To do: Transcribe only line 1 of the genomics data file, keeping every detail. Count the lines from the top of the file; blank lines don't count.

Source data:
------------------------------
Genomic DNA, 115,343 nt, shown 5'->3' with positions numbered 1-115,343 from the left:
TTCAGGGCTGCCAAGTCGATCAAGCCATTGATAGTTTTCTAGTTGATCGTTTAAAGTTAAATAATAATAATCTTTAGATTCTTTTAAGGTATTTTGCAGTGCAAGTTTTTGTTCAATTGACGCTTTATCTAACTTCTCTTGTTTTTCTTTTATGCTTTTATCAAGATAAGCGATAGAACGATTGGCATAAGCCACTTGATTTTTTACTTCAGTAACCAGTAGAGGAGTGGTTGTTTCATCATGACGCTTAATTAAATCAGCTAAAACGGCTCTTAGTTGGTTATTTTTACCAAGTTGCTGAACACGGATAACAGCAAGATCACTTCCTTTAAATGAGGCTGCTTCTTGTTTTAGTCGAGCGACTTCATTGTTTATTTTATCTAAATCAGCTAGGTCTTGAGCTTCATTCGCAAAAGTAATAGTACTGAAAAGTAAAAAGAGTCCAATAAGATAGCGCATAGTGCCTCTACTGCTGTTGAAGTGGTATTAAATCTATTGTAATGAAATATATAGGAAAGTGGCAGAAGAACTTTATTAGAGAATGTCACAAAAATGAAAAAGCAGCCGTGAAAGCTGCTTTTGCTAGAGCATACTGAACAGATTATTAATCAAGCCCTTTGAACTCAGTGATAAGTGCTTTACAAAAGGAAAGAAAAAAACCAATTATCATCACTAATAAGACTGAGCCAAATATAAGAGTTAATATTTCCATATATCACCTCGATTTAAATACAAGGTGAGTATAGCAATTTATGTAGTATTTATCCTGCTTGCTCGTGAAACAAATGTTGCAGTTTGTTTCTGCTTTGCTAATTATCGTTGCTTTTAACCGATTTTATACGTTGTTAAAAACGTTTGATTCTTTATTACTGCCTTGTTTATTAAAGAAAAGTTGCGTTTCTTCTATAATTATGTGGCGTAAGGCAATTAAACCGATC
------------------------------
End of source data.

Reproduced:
Genomic DNA, 115,343 nt, shown 5'->3' with positions numbered 1-115,343 from the left: